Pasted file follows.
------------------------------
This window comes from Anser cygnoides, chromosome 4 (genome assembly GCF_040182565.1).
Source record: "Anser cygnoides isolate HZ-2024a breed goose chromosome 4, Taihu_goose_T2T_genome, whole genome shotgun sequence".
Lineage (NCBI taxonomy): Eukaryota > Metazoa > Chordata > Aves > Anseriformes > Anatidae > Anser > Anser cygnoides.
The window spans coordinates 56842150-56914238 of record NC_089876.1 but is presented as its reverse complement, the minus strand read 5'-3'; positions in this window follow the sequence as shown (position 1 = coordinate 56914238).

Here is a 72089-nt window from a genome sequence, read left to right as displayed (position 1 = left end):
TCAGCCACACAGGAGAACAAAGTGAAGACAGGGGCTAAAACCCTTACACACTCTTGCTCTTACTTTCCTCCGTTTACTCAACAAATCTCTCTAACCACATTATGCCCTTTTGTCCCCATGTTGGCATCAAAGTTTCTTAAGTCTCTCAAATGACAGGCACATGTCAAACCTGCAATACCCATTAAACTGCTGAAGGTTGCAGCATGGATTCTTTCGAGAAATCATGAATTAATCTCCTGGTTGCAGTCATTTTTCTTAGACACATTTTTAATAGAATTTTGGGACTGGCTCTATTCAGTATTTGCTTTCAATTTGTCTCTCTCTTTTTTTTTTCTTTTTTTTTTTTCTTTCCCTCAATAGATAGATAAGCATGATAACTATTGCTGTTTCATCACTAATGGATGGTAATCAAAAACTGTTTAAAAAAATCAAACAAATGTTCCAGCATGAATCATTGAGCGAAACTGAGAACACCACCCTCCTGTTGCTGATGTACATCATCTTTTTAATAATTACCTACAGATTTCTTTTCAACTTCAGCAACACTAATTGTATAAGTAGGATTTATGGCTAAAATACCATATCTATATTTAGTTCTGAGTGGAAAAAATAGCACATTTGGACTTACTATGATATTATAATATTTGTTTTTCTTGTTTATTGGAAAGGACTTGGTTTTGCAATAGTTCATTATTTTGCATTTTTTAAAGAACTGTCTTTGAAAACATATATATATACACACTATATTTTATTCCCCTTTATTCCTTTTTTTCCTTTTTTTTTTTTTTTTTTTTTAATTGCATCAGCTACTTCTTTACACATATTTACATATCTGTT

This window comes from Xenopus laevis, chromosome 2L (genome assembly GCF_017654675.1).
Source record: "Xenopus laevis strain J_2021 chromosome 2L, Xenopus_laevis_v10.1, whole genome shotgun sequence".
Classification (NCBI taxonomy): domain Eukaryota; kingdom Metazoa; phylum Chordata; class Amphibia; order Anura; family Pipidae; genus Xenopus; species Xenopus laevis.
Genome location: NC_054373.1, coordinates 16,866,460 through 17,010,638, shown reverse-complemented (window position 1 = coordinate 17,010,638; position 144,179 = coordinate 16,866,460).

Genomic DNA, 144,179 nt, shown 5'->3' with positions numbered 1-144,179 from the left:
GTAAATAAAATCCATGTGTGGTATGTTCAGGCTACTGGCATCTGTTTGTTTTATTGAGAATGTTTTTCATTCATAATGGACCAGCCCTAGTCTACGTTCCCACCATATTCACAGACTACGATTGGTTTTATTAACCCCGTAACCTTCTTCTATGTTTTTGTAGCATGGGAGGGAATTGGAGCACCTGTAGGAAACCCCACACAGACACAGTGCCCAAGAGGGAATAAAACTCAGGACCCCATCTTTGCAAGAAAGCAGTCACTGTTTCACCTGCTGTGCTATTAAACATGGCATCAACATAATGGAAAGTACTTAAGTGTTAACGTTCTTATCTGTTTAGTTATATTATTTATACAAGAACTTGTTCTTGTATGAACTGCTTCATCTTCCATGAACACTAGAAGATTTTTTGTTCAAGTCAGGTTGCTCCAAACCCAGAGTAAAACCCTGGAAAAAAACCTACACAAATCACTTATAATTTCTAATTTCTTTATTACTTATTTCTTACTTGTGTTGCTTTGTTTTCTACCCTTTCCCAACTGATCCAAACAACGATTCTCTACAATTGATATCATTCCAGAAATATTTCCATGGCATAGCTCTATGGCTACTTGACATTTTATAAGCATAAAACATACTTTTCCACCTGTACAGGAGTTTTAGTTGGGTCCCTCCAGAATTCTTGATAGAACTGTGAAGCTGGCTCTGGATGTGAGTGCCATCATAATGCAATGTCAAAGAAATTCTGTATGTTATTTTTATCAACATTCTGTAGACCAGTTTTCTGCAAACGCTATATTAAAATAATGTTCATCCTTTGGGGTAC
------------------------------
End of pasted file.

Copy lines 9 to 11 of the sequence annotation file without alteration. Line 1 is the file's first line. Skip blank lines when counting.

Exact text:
Classification (NCBI taxonomy): domain Eukaryota; kingdom Metazoa; phylum Chordata; class Amphibia; order Anura; family Pipidae; genus Xenopus; species Xenopus laevis.
Genome location: NC_054373.1, coordinates 16,866,460 through 17,010,638, shown reverse-complemented (window position 1 = coordinate 17,010,638; position 144,179 = coordinate 16,866,460).

Genomic DNA, 144,179 nt, shown 5'->3' with positions numbered 1-144,179 from the left: